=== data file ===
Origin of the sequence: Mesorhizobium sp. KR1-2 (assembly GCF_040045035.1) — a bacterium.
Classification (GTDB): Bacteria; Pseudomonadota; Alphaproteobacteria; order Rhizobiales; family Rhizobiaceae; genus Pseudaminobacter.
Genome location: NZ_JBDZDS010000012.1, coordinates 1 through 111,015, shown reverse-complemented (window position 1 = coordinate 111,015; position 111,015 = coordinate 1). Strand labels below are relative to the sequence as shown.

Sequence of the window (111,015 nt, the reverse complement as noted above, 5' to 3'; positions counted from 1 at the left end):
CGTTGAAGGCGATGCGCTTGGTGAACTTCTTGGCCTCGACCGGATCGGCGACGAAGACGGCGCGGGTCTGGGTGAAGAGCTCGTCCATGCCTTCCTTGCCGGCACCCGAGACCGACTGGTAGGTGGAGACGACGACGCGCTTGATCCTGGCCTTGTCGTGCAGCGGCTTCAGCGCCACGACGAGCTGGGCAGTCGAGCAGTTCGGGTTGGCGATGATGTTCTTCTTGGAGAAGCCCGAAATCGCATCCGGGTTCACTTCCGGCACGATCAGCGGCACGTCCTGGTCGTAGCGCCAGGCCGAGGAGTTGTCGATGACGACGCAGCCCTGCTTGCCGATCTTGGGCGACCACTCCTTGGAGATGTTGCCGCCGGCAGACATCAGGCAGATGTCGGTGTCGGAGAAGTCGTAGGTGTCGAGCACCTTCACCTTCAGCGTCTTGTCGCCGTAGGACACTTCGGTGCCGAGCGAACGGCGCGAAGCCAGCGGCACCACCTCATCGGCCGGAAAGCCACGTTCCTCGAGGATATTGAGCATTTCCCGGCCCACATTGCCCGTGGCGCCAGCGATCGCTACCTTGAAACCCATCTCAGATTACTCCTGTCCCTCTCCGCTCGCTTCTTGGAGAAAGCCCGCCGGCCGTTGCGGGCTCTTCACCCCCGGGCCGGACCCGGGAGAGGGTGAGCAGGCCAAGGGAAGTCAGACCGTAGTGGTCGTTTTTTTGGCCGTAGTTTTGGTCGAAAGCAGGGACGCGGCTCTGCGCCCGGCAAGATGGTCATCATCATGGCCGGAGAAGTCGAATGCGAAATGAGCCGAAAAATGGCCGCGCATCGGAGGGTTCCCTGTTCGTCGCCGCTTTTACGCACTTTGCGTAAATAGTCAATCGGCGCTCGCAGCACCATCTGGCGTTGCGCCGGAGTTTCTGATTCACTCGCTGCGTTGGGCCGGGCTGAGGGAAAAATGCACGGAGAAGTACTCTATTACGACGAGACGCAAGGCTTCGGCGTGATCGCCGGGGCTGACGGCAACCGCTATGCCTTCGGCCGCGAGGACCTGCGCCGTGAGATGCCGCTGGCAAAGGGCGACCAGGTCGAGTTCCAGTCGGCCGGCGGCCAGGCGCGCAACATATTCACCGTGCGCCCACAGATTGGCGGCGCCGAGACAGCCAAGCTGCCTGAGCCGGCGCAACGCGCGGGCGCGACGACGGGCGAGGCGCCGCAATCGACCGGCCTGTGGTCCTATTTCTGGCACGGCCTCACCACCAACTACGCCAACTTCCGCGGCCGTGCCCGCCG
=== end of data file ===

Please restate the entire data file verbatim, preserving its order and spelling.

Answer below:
Origin of the sequence: Mesorhizobium sp. KR1-2 (assembly GCF_040045035.1) — a bacterium.
Classification (GTDB): Bacteria; Pseudomonadota; Alphaproteobacteria; order Rhizobiales; family Rhizobiaceae; genus Pseudaminobacter.
Genome location: NZ_JBDZDS010000012.1, coordinates 1 through 111,015, shown reverse-complemented (window position 1 = coordinate 111,015; position 111,015 = coordinate 1). Strand labels below are relative to the sequence as shown.

Sequence of the window (111,015 nt, the reverse complement as noted above, 5' to 3'; positions counted from 1 at the left end):
CGTTGAAGGCGATGCGCTTGGTGAACTTCTTGGCCTCGACCGGATCGGCGACGAAGACGGCGCGGGTCTGGGTGAAGAGCTCGTCCATGCCTTCCTTGCCGGCACCCGAGACCGACTGGTAGGTGGAGACGACGACGCGCTTGATCCTGGCCTTGTCGTGCAGCGGCTTCAGCGCCACGACGAGCTGGGCAGTCGAGCAGTTCGGGTTGGCGATGATGTTCTTCTTGGAGAAGCCCGAAATCGCATCCGGGTTCACTTCCGGCACGATCAGCGGCACGTCCTGGTCGTAGCGCCAGGCCGAGGAGTTGTCGATGACGACGCAGCCCTGCTTGCCGATCTTGGGCGACCACTCCTTGGAGATGTTGCCGCCGGCAGACATCAGGCAGATGTCGGTGTCGGAGAAGTCGTAGGTGTCGAGCACCTTCACCTTCAGCGTCTTGTCGCCGTAGGACACTTCGGTGCCGAGCGAACGGCGCGAAGCCAGCGGCACCACCTCATCGGCCGGAAAGCCACGTTCCTCGAGGATATTGAGCATTTCCCGGCCCACATTGCCCGTGGCGCCAGCGATCGCTACCTTGAAACCCATCTCAGATTACTCCTGTCCCTCTCCGCTCGCTTCTTGGAGAAAGCCCGCCGGCCGTTGCGGGCTCTTCACCCCCGGGCCGGACCCGGGAGAGGGTGAGCAGGCCAAGGGAAGTCAGACCGTAGTGGTCGTTTTTTTGGCCGTAGTTTTGGTCGAAAGCAGGGACGCGGCTCTGCGCCCGGCAAGATGGTCATCATCATGGCCGGAGAAGTCGAATGCGAAATGAGCCGAAAAATGGCCGCGCATCGGAGGGTTCCCTGTTCGTCGCCGCTTTTACGCACTTTGCGTAAATAGTCAATCGGCGCTCGCAGCACCATCTGGCGTTGCGCCGGAGTTTCTGATTCACTCGCTGCGTTGGGCCGGGCTGAGGGAAAAATGCACGGAGAAGTACTCTATTACGACGAGACGCAAGGCTTCGGCGTGATCGCCGGGGCTGACGGCAACCGCTATGCCTTCGGCCGCGAGGACCTGCGCCGTGAGATGCCGCTGGCAAAGGGCGACCAGGTCGAGTTCCAGTCGGCCGGCGGCCAGGCGCGCAACATATTCACCGTGCGCCCACAGATTGGCGGCGCCGAGACAGCCAAGCTGCCTGAGCCGGCGCAACGCGCGGGCGCGACGACGGGCGAGGCGCCGCAATCGACCGGCCTGTGGTCCTATTTCTGGCACGGCCTCACCACCAACTACGCCAACTTCCGCGGCCGTGCCCGCCG